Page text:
In a bold effort to make Cincinnati more bicycle friendly and inviting for anyone to ride, the City’s Department of Transportation & Engineering has partnered with Queen City Bike and community members over the last 10 months to develop a Bicycle Transportation Plan that, in part, calls for 330 miles of new dedicated street lanes and 83 miles of off-street bike paths in addition to the 33-mile collection of bike paths that exist presently.
Cincinnati City Council’s Livable Communities Committee will hear these recommendations at their meeting today where a large number of bicycle advocates are expected to appear in support of the plan. The meeting will be held at City Hall (map) at 6pm.
Recent efforts have included the addition of new dedicated bike lanes, sharrows, bicycle racks, on-street bike parking, and a new regulation requiring the inclusion of bicycle parking inside parking garages. Progress also continues to be made on the Ohio River Trail which will eventually tap into the Little Miami Scenic Trail and provide a continuous bicycle route from Cincinnati’s eastern suburbs to downtown Cincinnati where it will terminate at the new Bicycle Commuter Station currently under construction at the Cincinnati Riverfront Park.
In cities like Vancouver, Portland, Seattle, Washington D.C., New York City, and San Francisco even more is being done to accommodate bicyclists as the number of those utilizing the carbon-neutral form of transportation continues to rise at a rapid pace.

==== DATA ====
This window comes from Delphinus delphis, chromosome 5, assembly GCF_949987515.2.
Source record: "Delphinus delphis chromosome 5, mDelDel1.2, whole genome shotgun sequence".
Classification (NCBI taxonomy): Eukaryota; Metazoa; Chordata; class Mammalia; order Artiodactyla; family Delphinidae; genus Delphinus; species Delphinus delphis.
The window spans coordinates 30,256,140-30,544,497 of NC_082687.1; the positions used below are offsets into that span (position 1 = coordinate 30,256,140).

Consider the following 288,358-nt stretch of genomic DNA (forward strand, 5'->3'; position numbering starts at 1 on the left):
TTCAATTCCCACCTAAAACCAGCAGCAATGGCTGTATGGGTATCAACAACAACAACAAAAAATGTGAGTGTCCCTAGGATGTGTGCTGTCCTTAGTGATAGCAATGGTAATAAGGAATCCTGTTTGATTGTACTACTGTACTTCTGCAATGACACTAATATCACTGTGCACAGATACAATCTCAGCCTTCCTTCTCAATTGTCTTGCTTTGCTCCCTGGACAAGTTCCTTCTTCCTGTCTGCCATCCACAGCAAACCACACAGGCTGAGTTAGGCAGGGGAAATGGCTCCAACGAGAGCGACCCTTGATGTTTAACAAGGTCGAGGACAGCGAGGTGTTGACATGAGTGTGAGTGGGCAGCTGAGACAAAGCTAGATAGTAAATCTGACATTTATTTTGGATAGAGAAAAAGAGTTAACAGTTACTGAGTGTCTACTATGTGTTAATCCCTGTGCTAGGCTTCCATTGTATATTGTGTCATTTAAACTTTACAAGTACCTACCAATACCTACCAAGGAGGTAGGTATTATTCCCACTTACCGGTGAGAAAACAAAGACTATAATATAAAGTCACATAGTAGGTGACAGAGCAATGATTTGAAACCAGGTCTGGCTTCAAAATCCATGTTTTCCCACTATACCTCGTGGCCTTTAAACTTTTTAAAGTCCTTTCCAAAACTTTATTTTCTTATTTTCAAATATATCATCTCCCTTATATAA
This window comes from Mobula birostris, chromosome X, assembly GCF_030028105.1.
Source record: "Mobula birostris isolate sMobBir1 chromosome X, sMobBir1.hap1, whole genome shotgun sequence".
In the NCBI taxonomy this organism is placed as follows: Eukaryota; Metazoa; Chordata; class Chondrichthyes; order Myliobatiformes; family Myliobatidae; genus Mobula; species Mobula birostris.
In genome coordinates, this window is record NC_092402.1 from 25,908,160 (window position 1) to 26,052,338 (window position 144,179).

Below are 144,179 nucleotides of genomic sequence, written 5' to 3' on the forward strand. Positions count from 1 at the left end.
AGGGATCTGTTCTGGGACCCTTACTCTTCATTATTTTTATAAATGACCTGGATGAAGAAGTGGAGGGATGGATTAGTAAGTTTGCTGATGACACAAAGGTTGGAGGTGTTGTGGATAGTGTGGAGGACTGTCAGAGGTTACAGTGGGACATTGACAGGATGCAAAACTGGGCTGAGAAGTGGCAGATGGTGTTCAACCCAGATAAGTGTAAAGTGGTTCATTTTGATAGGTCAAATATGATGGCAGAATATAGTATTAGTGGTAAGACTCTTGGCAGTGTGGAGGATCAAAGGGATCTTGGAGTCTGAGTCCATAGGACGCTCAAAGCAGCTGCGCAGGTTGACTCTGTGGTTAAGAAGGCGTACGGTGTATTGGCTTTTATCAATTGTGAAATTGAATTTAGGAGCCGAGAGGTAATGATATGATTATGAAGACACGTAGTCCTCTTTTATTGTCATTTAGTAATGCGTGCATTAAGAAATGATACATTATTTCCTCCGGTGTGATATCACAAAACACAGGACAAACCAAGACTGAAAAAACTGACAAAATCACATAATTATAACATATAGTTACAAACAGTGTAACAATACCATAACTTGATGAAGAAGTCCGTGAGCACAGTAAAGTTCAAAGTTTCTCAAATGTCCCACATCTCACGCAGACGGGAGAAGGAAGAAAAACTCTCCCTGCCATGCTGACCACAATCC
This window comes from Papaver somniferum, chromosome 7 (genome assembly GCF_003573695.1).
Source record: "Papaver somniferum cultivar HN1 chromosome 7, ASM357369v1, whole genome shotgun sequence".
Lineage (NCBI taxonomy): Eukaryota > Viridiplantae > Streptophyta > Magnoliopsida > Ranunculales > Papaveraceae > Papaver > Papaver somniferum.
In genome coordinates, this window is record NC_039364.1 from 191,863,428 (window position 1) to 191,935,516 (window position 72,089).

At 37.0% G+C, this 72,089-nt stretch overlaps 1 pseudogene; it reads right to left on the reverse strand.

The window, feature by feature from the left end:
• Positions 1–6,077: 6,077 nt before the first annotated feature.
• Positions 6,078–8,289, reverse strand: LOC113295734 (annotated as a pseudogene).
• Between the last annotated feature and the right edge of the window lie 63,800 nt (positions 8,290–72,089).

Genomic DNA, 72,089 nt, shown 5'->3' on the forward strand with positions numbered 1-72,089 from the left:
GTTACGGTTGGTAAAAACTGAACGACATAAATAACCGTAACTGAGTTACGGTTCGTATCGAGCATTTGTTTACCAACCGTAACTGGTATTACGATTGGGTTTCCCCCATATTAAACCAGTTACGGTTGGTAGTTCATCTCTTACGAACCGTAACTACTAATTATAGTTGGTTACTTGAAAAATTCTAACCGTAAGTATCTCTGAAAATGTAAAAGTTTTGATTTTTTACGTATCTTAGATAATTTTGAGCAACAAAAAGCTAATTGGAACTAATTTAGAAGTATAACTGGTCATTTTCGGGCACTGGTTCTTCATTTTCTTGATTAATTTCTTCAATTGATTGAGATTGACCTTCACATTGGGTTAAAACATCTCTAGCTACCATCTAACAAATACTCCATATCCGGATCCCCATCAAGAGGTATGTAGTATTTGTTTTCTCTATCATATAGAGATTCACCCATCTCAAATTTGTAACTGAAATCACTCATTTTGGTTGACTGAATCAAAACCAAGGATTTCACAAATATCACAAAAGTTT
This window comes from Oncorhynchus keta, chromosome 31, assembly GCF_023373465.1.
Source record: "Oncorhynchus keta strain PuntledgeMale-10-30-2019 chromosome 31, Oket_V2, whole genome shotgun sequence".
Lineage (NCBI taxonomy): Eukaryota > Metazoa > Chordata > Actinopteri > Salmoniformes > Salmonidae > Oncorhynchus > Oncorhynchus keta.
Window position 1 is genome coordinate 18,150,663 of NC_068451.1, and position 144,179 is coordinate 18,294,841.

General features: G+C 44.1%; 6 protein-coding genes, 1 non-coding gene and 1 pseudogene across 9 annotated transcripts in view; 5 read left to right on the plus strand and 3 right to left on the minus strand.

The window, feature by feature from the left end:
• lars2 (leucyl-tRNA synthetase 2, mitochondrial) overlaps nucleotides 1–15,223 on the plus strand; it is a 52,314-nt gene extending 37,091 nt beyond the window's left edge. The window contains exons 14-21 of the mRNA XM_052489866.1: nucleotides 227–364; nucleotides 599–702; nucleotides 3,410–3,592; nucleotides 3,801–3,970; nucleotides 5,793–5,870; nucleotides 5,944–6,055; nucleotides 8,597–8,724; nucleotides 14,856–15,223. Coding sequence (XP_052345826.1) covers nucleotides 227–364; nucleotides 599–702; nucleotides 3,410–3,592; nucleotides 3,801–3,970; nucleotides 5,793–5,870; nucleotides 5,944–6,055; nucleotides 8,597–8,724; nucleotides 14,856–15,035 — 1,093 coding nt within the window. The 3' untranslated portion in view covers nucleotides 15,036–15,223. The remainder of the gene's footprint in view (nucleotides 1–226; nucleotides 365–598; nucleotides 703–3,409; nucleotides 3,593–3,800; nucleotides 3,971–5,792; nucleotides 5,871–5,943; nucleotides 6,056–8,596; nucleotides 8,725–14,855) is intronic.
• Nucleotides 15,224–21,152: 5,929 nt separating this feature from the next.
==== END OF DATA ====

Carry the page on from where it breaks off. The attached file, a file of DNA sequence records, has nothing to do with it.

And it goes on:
Such efforts being made in these cities include separated on-street bike lanes, enhanced signage, signal timing, and bike boxes which are all intended to make bicycling safer and more accommodating. As a result, Vancouver has seen a ten fold increase in the number of bicyclists using the Dunsmuir Viaduct since its bicycle improvements were made. Bicycling there also represents the fastest growing form of transportation in Vancouver with more than 60,000 bicycle trips each day.
In May 2010, Vice Mayor Roxanne Qualls highlighted Portland, OR’s use of bike boxes as a best practice citing that the new bike boxes at intersections throughout Portland help to eliminate dangerous “right hook” collisions. The bike boxes in Portland are colored green boxes on the road with a white bicycle symbol inside that offers a visual clue to motorists to expect bicyclists at the intersection while also positioning bicyclists in front of motorists so that they are not in the motorist’s blind spot.
Those interested in speaking at the Livable Communities Committee meeting tonight are asked to arrive by 5:50pm to fill out a comment card. Free bicycle parking is available at City Hall which can also be accessed by Metro bus service (plan your trip).